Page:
Here’s an atheist attempting to make the case for the non-existence of God:
The Law Maker Argument against religious books
If we ask any lawyer today about law books, he or she will tell you that they mostly get obsolete after a year because amendments and new laws come into place. The reasons for these amendments are to keep up with advances in technology, to keep up with advances in human knowledge and to close loopholes.
Unfortunately, religion have holy books that have religious codes and are considered the laws of God. This is seen in religions like Christianity and Islam. This means that their holy books would have to be edited for modern times to be relevant. However, these religions claim that their holy books contain erternal truths (Chistianity) and that their holy book is complete (Islam). This creates a problem because we know for a fact that truth is based on evidence and knowledge which both change as time and society progress.
The problem is very simple; religious books like the Quran and Bible will continue to be outdated naturally, no matter how many times they are interpreted because laws by nature have to change with the advance of societies and technology or we will be looking at arnarchy from loopholes.
If the words/laws of an eternal being cannot be eternal, what is the point? Why not focus on laws that work?
First of all, this is not an argument against the existence of God as the title of the thread seems to suggest. Even if we grant, for the purpose of the discussion, that the argument succeeds, the atheist would have only succeeded in showing that some religious texts as we have known them are not inerrant or that they are incomplete. It does not even begin to make a case for the non-existence of God. If anything, the atheist has only succeeded in showing that the God who is commonly said to exist might have been misrepresented by some religious texts or worse that if the religious texts were completely accurate, some or all of its contents transgresses against some understanding of God’s attribute that the atheist might currently harbor.
However, that is not even the main thrust of this atheistic argument. This argument as I understand it is as follows: “human laws are mutable—i.e they are likely to be changed or altered to reflect the realities of the time they are operating in. If that is the case, we should expect that Divine laws are likewise mutable. But since the religious texts suggest that the divine commandments contained therein are to be regarded as immutable, one should disregard such divine commandments when a dynamic human society evolves a contrary position.”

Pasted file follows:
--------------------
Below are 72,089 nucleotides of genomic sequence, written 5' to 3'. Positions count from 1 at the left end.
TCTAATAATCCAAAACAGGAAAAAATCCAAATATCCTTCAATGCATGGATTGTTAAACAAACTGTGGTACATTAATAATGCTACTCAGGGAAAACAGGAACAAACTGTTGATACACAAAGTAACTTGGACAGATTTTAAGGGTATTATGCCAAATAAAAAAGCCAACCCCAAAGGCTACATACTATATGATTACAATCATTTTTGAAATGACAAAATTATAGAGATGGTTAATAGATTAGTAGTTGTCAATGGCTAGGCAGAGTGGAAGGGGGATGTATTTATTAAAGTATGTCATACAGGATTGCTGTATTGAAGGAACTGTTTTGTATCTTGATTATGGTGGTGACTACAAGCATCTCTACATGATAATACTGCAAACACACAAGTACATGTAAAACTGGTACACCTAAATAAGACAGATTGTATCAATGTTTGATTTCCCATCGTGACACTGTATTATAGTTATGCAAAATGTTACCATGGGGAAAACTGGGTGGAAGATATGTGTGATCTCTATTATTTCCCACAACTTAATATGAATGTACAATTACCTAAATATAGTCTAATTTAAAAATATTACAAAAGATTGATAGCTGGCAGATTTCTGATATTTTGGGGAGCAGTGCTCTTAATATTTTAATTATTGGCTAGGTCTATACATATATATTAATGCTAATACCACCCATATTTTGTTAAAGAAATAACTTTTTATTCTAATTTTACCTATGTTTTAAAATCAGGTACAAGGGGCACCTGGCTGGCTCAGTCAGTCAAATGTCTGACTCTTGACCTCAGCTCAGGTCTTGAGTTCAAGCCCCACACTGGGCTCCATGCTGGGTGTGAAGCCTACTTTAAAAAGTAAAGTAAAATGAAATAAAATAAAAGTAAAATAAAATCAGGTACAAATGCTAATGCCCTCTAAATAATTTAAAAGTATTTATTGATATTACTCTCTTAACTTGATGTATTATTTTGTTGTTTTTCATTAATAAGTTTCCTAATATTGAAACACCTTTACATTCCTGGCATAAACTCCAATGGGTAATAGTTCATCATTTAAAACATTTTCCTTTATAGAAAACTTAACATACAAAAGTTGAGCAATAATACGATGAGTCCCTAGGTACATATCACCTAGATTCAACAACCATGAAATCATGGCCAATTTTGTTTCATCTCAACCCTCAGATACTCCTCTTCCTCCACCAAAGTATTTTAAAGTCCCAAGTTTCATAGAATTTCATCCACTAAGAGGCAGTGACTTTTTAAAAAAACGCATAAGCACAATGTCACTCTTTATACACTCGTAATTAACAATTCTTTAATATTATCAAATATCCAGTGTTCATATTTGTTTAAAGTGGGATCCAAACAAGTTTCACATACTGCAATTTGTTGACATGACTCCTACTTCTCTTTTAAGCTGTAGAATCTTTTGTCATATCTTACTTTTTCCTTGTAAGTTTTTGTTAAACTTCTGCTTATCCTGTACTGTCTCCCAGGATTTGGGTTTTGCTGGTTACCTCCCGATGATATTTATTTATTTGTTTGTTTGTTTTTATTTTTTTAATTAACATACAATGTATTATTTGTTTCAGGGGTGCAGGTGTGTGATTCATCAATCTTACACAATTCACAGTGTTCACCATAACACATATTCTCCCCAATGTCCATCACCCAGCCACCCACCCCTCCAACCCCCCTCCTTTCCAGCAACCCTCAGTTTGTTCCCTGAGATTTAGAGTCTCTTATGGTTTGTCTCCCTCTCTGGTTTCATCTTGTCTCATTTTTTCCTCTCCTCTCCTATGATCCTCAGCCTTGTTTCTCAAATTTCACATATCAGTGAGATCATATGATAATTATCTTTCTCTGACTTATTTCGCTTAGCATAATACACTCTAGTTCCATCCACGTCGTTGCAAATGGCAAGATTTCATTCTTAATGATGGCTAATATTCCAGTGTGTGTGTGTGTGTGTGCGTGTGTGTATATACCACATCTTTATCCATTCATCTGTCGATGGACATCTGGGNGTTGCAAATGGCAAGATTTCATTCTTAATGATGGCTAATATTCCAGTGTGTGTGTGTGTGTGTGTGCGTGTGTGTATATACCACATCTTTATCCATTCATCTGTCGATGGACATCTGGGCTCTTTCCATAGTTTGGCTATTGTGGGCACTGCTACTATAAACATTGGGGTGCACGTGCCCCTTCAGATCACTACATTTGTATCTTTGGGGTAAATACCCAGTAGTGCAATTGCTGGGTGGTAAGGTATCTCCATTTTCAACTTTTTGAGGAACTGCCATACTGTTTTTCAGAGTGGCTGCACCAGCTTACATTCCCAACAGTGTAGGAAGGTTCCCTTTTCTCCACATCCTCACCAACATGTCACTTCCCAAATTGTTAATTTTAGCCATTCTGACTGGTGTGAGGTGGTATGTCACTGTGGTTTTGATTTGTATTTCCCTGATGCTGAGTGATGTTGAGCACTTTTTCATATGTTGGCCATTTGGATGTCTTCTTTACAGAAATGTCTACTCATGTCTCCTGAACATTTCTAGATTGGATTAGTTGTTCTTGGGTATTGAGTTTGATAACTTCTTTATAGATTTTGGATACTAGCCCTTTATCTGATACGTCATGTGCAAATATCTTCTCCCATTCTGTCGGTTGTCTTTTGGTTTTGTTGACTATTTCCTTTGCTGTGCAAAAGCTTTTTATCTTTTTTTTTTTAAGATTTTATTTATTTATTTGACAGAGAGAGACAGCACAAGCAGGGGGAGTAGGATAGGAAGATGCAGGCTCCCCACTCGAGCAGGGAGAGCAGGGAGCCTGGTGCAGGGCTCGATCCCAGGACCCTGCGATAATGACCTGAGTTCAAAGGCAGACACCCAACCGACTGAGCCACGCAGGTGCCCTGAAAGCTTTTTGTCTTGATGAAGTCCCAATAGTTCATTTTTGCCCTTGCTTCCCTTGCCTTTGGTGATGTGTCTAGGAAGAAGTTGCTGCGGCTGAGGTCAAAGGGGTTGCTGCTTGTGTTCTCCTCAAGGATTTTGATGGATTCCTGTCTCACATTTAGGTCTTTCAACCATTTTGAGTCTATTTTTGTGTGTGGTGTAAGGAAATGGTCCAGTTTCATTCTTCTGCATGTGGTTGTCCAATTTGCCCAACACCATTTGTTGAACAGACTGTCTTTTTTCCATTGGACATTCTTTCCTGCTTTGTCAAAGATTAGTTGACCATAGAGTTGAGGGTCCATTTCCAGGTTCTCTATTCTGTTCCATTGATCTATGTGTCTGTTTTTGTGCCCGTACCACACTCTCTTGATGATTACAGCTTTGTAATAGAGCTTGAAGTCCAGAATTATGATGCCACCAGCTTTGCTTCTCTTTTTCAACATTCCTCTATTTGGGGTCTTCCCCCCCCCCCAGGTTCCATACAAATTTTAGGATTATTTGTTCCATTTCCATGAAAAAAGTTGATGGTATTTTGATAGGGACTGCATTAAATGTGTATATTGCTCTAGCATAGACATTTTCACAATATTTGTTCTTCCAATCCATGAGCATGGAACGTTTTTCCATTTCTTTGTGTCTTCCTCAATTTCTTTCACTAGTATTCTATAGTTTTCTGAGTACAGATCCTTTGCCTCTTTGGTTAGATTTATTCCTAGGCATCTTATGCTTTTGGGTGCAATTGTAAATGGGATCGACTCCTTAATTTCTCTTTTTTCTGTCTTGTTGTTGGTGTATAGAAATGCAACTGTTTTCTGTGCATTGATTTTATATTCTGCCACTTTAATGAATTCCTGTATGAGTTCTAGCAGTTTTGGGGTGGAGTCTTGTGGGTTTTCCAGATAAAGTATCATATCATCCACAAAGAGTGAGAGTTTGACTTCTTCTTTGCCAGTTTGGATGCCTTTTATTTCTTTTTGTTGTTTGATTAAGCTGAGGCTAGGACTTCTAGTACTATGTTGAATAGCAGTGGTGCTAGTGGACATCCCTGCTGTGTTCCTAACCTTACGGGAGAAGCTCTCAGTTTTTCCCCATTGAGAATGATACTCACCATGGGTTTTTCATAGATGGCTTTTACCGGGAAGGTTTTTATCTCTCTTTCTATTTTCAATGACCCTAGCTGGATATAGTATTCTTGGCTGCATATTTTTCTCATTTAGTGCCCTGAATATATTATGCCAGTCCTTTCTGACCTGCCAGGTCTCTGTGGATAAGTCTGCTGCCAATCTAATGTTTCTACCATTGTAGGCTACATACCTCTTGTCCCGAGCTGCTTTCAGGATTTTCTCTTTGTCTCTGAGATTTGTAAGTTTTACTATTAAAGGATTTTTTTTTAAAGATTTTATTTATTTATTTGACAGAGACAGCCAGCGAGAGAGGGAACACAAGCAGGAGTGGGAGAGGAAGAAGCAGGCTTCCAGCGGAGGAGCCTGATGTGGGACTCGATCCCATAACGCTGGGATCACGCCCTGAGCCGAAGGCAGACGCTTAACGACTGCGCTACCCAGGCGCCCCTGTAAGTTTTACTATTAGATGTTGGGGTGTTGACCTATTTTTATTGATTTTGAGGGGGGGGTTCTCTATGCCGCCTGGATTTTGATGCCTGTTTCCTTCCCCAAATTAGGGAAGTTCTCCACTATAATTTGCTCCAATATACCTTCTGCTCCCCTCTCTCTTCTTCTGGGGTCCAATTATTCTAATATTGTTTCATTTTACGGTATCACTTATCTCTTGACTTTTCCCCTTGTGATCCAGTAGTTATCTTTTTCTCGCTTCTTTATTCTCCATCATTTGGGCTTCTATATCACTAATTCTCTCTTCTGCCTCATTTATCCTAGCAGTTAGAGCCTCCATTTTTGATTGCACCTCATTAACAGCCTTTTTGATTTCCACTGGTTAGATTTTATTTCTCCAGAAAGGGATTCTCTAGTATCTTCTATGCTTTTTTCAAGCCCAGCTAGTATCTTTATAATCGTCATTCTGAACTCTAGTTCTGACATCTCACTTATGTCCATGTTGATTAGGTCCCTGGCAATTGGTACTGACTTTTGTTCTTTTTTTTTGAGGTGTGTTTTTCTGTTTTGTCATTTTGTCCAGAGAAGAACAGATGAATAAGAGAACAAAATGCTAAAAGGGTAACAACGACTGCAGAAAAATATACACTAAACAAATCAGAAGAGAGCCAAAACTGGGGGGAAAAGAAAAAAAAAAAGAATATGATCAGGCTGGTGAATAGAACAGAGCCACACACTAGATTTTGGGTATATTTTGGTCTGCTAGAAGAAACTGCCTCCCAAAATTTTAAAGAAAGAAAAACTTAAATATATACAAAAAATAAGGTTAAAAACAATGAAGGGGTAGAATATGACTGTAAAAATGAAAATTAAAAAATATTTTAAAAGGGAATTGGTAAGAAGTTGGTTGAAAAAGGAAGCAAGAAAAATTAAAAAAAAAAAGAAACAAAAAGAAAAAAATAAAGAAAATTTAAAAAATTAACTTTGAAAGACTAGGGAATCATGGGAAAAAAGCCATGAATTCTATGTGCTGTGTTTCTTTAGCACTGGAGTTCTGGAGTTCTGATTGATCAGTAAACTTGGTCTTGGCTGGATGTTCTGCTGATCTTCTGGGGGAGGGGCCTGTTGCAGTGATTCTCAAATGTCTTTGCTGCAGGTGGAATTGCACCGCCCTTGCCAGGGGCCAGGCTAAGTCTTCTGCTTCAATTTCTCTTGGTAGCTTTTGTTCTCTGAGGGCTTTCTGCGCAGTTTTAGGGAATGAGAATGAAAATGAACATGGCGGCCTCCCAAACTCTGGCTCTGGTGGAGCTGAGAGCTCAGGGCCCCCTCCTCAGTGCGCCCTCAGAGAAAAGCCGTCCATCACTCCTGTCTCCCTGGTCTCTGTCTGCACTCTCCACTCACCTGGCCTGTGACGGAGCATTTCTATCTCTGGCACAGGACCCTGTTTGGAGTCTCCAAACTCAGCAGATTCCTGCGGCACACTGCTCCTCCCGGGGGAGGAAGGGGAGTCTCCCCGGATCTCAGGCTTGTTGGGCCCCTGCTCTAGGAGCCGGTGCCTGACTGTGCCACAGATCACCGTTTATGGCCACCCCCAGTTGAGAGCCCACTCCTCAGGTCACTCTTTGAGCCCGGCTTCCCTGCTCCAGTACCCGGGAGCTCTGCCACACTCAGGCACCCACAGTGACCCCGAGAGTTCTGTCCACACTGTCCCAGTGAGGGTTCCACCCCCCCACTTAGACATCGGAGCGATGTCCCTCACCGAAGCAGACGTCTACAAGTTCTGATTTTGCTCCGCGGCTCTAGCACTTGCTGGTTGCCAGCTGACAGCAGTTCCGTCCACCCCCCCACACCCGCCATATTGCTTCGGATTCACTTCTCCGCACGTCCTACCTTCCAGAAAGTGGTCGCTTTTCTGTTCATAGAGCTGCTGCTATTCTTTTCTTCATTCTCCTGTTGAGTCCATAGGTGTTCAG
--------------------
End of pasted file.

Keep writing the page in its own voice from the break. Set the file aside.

But as anyone can immediately see, one should never hinge morality on the ever-changing zeitgeist of human societies and cultures. I don’t think the atheist has fully thought this point through yet. Does he even realize what he is asking for—for the rightness or wrongness of human actions to be arbitrary?; to be subject to group consent?; to be only as valid as the next revision or amendment? And what if some segment of some hypothetical society decides that another segment of the same society has different values from it and thus should not be bound to the same laws?
Why would the atheist think that we should equate human laws with divine laws? Why make the assumption that a divine law-giver, if such a being exists at all, would be like some human lawyer?
The problem isn’t so much that the divine laws which constitutes the basis of morality (i.e one’s duty and obligation towards the lawgiver himself and to his fellow humans) are faulty and need changing. It is rather the case that people do not want, or rather do not feel like they should be accountable to some divine law-giver in the first place. This is the root source of the willful disobedience and the intransigence that comes to the fore whenever people feel like they can attack the idea of a divinely ordained foundation for human morality.
Another issue is that all too often the atheist cannot tell the difference between some point or issue in some alleged divinely inspired text being simply a recommendation or suggestion or wisdom of the human hand writing divinely-inspired scriptures AND those points or issues which are express declarations of God by revelation. This is a point I simply expect no militant or evangelical atheist to be able to wrap his or her head around. Sadly there isn’t much that can be said really to make the matter much clearer to anyone whose ideological commitment hangs on a misapprehension of the point.